From the closing years of the 14th century, therefore, the condition of the French people ceased to be directly affected by those causes which previously had tended to their elevation; but general causes to that end still remained in operation, and at least prevented their condition from becoming worse. - In Italy the people had become free by the 13th century; and in some of the German countries the peasants acquired their freedom before the close of the 18th, but in other parts of the country they remained in a condition of modified villenage until the present century. - In England the state of most of the laboring people was on the whole, and comparatively speaking, mild down to the time of Henry II. (1154-'89). The villani of Domesday Book were the ceorls of Anglo-Saxon law; and in the second generation after the Norman conquest the villein was mentioned as a freeman. But in the next generation he became completely dependent upon the lord, and his general condition was very harsh, though somewhat mitigated by the existence of legal fictions, and by opinion. "This class," says Hallam, "was distinguished into villeins regardant, who had been attached from time immemorial to a certain manor, and villeins in gross, where such territorial prescription had never existed, or had been broken.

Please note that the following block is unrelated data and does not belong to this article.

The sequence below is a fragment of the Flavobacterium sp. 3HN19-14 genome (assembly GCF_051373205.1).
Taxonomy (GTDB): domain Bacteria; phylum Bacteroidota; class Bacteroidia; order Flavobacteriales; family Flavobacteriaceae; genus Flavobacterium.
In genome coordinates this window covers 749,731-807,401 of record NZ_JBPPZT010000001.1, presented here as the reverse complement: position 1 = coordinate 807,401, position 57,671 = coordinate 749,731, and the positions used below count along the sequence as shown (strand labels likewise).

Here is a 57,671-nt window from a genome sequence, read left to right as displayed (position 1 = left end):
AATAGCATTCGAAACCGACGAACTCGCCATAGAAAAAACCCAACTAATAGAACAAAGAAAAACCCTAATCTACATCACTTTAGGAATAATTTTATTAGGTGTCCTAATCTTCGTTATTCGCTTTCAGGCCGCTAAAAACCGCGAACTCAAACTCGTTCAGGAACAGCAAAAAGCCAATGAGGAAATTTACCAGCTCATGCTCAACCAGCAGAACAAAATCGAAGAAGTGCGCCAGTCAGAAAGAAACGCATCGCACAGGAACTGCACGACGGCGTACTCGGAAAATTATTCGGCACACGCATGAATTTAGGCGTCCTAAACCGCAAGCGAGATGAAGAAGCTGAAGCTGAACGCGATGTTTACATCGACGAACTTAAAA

In the condition of these, whatever has been said by some writers, I can find no manner of difference; the distinction was merely technical, and affected only the mode of pleading." Gradually the condition of the English villeins was improved, until the system silently disappeared. By the middle of the 14th century there were many peasants who had become free laborers, and who worked for wages. The English villeins of that time shared in that general aversion to servitude which led the Jacques to rise in France, and the rebellion that takes its name from Wat Tyler was of substantially the same nature as that in which Guillaume Callet figured, though the English revolt was a quarter of a century later than the French. From the close of the 14th century the tendency to the abolition of English villenage was very strong. The last unequivocal evidence as to its existence is believed to be a commission of Elizabeth, dated 1574, directing the enfranchisement of her bondmen and bondwomen on certain manors, upon payment of a fine; but no doubt it existed somewhat later than that period. - The Polish peasantry were enslaved by the nobles, though they were never chattel slaves; and among the causes of the fall of Poland was the serfdom that there existed.